For the study, Kamal and Lantela used data from an online survey of 90 questions involving 442 respondents living in Canada and were patients at Whistler Medical Marijuana Corporation. [WMMC], a certified organic producer of cannabis. The research was conducted by the WMMC, along with the results of the analytical tests of organically grown marijuana that was sold to the interviewees.

After receiving their medical marijuana from WMMC, a search link was sent to each patient via email, while samples of 21 different batches of dried cannabis – comprising three production records of seven different varieties – were analyzed to identify the levels of cannabinoids and terpenes in each lineage.

Participants chose between 27 strains and oil mixtures, ranking on a scale of 0 to 10 which they considered more or less effective in treating their anxiety. This was followed by rating the overall effectiveness of cannabis for managing your anxiety on a Likert scale – which offers a range of response options – of 10.

In all, about 60% of respondents reported using cannabis to treat anxiety symptoms, while 15% reported being diagnosed with a specific anxiety disorder.

Lantela says that one of the most significant findings was the correlation of terpenes and the selection of strains. It was also notable that all respondents rated cannabis as highly effective in treating their anxiety symptoms, and also identified which strains they considered to be more or less effective overall.

No single strain was overwhelmingly preferred by respondents, a finding Kamal says may indicate that cannabis treatment is highly individualized because people react differently to different strains.

"Patients should be able to choose between different strains to treat their GAD symptoms until they find a strain that works well for symptom control," he says.

"We are providing doctors and patients with more information so that they can make more informed decisions about treatment," Lantela notes. "Patients may even find they need to switch between different varieties – they can switch between them to avoid creating tolerance and keeping the dosage lower. Based on this research, this will help make this possible, "he adds.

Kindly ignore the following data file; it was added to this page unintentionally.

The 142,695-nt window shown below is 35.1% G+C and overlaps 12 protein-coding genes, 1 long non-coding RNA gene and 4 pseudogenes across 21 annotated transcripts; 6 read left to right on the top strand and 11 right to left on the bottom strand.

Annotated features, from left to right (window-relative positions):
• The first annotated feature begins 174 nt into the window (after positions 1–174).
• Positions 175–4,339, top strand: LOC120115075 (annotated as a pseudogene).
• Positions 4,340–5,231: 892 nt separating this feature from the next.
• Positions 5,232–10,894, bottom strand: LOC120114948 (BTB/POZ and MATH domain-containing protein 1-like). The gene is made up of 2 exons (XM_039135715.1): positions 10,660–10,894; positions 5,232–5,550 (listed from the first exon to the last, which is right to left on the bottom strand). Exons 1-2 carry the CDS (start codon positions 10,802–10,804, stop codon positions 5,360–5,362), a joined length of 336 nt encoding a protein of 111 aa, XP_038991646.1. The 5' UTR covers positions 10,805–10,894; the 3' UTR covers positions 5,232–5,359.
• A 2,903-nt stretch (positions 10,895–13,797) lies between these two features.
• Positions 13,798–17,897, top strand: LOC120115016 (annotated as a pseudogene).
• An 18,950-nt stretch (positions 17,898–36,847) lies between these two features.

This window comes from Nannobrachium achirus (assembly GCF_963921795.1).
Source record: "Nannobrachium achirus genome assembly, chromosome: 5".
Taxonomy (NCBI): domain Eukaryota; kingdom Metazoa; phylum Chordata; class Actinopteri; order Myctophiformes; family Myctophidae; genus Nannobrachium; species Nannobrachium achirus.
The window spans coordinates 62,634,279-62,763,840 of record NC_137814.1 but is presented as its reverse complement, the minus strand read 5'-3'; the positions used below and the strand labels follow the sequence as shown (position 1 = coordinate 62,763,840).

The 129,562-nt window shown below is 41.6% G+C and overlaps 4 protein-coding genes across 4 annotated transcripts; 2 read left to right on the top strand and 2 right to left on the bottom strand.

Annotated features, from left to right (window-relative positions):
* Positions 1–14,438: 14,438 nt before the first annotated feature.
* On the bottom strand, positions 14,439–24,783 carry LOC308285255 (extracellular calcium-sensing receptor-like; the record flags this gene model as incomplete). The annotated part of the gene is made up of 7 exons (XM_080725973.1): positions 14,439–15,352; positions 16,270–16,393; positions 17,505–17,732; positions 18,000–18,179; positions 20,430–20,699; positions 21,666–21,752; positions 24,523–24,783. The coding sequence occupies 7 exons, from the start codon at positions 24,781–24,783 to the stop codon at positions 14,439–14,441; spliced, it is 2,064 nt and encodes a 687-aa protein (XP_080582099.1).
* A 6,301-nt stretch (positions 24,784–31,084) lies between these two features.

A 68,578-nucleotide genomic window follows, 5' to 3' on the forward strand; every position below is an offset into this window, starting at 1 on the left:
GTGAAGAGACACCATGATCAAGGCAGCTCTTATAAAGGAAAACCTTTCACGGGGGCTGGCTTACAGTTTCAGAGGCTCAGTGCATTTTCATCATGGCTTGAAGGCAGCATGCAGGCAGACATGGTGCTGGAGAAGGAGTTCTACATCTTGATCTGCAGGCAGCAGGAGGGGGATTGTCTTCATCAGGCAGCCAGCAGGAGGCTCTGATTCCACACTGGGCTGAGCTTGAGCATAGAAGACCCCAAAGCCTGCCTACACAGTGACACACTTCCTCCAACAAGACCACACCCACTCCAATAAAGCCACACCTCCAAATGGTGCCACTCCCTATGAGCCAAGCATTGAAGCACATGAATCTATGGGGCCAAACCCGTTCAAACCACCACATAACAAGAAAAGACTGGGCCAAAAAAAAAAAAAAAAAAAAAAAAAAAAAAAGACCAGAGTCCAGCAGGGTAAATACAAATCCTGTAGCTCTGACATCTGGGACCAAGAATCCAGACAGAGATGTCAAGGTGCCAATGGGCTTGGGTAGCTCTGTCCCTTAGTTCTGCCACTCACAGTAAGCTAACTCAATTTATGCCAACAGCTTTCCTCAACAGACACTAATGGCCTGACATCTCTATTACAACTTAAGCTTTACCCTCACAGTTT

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Kamal and Lantela then want to isolate cannabis strains that may be related to anxiety symptoms (15% of patients interviewed reported that anxiety was a side effect of cannabis treatment). They would also like to take the study's findings to the next level of research.

"At the moment, these are just correlations that show that the two variables (patient preference and terpene or cannabinol content) follow a similar pattern," says Kamal. The next step, she says, is to look for causes in studies and molecular models, followed by clinical studies.

Although Kamal and Lantela are looking for clinical partners, the expectation is that it will take a few years to learn more about cannabinoids and their efficacy for different conditions, all dependent on funding, collaborators, and innovation within the cannabis industry itself.

Kamal sees no end to research possibilities and reports his focus on creating new innovative formulations and delivery methods that enable them to collect more concrete data in a clinical setting.

"We will always learn more and determine which products are more or less effective for different conditions, including anxiety," she says. In the long run, Kamal and Lantela are planning the initial submission of drugs to multiple conditions, including chronic pain, metastatic cancer, osteoarthritis. and anxiety.